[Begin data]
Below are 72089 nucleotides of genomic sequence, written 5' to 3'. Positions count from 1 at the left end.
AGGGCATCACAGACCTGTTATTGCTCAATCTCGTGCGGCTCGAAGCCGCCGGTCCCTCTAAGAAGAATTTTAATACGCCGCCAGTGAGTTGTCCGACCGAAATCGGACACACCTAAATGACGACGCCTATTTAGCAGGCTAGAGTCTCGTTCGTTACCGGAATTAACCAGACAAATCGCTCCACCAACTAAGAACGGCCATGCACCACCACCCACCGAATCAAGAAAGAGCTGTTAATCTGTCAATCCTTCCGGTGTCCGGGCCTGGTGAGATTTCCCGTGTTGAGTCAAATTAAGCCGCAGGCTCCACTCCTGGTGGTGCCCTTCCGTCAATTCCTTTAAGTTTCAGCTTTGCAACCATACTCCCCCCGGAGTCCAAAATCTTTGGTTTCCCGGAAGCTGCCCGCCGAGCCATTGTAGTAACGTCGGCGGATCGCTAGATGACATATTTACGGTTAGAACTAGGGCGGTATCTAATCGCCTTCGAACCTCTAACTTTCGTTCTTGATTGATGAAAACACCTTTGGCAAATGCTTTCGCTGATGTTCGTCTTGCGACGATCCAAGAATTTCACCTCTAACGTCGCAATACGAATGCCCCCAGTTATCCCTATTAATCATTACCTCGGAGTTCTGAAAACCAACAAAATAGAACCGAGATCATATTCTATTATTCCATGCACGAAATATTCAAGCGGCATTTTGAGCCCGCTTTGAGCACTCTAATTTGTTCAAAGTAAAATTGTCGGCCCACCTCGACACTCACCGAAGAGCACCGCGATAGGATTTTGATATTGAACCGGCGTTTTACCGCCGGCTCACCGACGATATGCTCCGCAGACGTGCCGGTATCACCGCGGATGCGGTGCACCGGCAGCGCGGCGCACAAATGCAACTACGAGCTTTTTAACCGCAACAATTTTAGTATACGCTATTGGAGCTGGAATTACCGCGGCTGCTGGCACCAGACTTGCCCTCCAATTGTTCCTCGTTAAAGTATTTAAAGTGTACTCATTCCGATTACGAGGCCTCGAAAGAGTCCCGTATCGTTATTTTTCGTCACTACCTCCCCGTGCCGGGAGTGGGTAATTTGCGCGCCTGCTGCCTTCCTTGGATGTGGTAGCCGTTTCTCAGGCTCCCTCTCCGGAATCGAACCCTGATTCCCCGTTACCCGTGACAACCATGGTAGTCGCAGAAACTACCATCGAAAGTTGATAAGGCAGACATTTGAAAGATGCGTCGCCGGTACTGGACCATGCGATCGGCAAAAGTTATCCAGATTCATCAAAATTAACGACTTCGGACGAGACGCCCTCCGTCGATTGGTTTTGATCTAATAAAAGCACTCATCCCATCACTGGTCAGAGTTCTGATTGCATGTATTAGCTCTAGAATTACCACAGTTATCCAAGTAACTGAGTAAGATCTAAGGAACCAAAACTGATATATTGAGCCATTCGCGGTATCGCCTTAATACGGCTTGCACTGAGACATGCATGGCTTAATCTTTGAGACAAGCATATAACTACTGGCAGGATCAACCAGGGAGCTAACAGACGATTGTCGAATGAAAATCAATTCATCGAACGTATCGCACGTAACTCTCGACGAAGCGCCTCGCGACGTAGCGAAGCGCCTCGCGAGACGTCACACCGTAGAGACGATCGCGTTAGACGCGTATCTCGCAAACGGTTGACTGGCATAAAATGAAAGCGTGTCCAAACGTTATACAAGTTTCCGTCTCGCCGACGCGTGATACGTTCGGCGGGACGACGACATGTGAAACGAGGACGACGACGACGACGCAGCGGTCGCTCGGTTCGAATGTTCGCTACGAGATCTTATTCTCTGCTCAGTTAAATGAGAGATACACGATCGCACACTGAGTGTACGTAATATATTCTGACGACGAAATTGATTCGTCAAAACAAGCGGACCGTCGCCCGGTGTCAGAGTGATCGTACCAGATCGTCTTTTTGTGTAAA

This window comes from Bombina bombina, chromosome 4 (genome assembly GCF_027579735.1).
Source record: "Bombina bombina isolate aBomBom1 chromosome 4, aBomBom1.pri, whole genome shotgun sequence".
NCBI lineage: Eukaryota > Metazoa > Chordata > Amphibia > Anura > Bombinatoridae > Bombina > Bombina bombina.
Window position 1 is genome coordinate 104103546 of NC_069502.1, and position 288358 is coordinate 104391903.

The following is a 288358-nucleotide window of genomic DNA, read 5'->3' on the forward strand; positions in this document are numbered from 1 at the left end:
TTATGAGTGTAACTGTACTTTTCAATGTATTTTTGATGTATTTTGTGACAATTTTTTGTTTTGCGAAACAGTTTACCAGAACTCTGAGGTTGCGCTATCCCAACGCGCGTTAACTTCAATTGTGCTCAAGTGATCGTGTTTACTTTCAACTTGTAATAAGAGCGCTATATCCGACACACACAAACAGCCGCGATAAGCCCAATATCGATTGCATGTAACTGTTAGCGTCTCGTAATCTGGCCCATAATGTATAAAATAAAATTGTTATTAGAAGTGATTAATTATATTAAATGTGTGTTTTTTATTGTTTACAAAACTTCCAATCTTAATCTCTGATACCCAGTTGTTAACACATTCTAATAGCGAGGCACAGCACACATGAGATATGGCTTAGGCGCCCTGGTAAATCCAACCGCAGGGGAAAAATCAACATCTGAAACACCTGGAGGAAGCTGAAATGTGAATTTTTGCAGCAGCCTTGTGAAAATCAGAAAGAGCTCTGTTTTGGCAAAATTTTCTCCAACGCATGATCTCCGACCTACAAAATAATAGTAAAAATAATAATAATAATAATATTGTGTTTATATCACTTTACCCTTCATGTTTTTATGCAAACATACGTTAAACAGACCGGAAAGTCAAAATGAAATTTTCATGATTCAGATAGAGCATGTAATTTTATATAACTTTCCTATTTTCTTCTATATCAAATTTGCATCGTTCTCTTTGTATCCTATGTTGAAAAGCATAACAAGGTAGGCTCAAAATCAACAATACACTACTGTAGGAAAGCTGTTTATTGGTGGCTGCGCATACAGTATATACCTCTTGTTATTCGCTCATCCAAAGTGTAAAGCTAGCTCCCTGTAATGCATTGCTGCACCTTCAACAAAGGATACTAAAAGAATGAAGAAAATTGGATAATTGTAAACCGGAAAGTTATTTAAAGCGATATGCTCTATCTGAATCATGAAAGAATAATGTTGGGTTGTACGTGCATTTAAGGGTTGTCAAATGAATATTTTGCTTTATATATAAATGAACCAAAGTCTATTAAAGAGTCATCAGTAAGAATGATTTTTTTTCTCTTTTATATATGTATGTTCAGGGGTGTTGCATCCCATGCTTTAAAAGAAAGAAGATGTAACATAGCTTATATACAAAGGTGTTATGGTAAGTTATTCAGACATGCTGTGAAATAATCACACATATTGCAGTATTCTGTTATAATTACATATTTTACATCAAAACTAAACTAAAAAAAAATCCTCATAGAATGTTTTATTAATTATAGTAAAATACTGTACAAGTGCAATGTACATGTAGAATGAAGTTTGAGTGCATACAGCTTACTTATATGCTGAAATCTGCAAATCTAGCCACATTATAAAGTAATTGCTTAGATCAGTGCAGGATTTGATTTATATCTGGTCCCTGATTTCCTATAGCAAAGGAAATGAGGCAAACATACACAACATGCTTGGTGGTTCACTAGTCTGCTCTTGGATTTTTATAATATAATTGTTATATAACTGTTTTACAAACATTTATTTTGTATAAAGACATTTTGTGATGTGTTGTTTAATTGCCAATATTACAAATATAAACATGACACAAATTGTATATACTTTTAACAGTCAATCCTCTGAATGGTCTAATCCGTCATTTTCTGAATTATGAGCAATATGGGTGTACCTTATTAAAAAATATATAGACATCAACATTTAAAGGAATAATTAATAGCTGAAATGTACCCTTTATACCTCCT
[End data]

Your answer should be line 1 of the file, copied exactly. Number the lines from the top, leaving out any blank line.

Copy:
Below are 72089 nucleotides of genomic sequence, written 5' to 3'. Positions count from 1 at the left end.